Student Adriana Iturbe said what she enjoyed most about the project was the fact that it blends elements of art with elements of technology and engineering.

“I think this is something that many more students should experience,” she said. “As an engineering major, what I like is seeing and exploring the connections between disciplines and using those different disciplines to bring a project to life. This project really does open your mind to other experiences.”

Student Adam Whittier said he hopes the opportunity is extended to students from a variety of different backgrounds, as it provides a learning experience like no-other that is useful to the students’ diverse academic tenure.

“There are so many capabilities,” he said.

Creston is now partnering with Bob Lewis, associate professor of computer science, and his graduate student Antonio Ledesma, on an interactive virtual reality art environment. Lewis is planning on teaching a course to program interactive environments. Creston plans to partner with him and his students to conceptualize, design and program these interactive environments.

“We want to make these environments interactive, instead of just static,” she said.

For more information on the SIMIAN Lab at WSU Tri-Cities, contact Firestone at jonah.firestone@wsu.edu. For more information on the digital technology and culture program at WSU Tri-Cities, visit https://tricities.wsu.edu/cas/undergraduate/fine-arts/.

By Maegan Murray

RICHLAND, Wash. – Jonah Firestone, an education professor at Washington State University Tri-Cities, knows that technology is the future of education, which is why he is researching the use of virtual and augmented reality as tools for not only the general classroom, but specifically with special education in the kindergarten through 12th-grade setting.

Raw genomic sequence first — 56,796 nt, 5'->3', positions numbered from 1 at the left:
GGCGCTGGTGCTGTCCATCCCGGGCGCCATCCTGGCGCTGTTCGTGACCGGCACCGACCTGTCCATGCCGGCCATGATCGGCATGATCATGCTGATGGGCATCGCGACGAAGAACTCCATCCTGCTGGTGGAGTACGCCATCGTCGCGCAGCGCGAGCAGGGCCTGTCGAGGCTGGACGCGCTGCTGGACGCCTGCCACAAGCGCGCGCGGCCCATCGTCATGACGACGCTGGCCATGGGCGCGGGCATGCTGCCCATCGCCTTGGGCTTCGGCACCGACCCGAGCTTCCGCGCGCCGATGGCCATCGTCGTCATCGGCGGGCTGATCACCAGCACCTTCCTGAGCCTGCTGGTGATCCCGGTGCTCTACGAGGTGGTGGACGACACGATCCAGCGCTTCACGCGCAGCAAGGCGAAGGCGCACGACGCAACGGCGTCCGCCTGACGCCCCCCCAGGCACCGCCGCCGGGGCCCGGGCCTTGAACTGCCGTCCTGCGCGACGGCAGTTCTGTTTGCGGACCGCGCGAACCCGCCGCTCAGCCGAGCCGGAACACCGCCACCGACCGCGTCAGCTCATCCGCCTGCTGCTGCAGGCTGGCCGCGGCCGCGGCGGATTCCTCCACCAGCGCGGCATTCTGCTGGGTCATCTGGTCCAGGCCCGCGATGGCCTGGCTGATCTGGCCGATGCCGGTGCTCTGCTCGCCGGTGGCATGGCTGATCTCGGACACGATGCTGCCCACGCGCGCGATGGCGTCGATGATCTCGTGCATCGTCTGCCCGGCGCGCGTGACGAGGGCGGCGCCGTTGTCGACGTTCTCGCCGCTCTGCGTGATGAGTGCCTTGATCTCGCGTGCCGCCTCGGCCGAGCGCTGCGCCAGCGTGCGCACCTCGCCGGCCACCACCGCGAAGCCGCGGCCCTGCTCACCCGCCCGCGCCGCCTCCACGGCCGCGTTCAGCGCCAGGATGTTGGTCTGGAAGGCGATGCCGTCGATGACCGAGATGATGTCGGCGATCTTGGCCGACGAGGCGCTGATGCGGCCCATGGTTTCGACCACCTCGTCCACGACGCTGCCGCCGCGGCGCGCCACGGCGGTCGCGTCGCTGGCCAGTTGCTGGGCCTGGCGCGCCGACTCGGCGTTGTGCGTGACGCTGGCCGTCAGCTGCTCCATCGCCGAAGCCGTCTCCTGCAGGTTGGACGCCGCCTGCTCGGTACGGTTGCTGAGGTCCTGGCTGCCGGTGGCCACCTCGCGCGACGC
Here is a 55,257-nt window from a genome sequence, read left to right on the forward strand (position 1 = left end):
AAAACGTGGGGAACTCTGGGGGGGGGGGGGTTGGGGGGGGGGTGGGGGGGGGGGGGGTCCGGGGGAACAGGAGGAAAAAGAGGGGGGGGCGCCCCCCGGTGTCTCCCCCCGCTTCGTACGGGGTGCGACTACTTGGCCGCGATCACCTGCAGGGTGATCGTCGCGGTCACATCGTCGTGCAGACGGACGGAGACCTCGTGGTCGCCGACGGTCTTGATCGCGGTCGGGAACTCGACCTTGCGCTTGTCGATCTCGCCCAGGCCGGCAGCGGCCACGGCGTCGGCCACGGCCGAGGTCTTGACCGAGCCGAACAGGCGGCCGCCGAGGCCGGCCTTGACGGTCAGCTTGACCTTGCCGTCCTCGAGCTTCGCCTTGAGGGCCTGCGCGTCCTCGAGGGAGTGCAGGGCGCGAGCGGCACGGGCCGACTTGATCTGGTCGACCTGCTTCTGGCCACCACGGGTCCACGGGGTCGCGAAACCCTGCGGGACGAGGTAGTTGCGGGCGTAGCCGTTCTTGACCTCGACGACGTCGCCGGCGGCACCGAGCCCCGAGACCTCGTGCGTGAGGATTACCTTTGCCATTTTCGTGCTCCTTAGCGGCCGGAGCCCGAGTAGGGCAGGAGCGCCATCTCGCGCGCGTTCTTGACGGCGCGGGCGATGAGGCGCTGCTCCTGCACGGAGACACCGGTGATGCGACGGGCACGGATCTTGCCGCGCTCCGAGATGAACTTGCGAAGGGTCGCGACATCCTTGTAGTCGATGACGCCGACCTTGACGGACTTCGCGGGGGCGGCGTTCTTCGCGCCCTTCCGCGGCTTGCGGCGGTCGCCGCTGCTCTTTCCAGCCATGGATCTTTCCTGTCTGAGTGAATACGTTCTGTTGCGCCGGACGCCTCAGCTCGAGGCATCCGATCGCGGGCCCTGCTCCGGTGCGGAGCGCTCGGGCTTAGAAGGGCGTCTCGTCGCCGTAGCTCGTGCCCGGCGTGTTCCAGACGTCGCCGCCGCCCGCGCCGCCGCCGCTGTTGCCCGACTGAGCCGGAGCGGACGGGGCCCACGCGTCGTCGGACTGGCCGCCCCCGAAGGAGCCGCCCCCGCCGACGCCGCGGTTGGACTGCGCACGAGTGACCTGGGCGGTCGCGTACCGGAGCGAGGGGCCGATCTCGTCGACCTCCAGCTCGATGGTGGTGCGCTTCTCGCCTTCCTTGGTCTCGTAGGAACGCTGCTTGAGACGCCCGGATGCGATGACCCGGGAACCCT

Virtual reality in the classroom

A student tries out a virtual reality headset as part of research being completed by Jonah Firestone, a professor of education at WSU Tri-Cities. Firestone will complete a study on how the technology may be used in special education.

“With regular video games, you’re looking at a flat screen,” he said. “But with virtual reality, you wear a head set and you can look all around. It’s a 360-degree view up and down and you can see this complete world around you. As kids get more used to using this type of technology and as the price goes down, schools are going to start adopting these because you can now send an entire classroom on a field trip to The Louvre without leaving the classroom.”

Firestone said for subjects like science and history, teachers rely on textbook and stationary images to give students a picture of what they’re talking about as it is expensive to take students to laboratories and settings that are referenced in those lessons. With virtual and augmented reality, however, teachers can bring those settings and projects to the students in the virtual sphere.

“We can use this technology to put children and adults into complete virtual worlds where they can be a cell in the human body, or students can do experiments in physics and chemistry that they couldn’t normally safely do in the classroom setting,” he said. “You can then repeat those over and over again.”

Overcoming learning disabilities

Firestone said virtual and augmented reality have different purposes, but both can be applied as additional tools in the classroom, which could help students who struggle with traditional learning methods.

“We used to talk about this thing called learning theories where certain people were characterized as different types of learners, but that’s not really true,” he said. “We all learn in a variety of different ways. But with the more modes in which we learn, whether it be oral, visual or tactile, the more we’re readily going to learn.”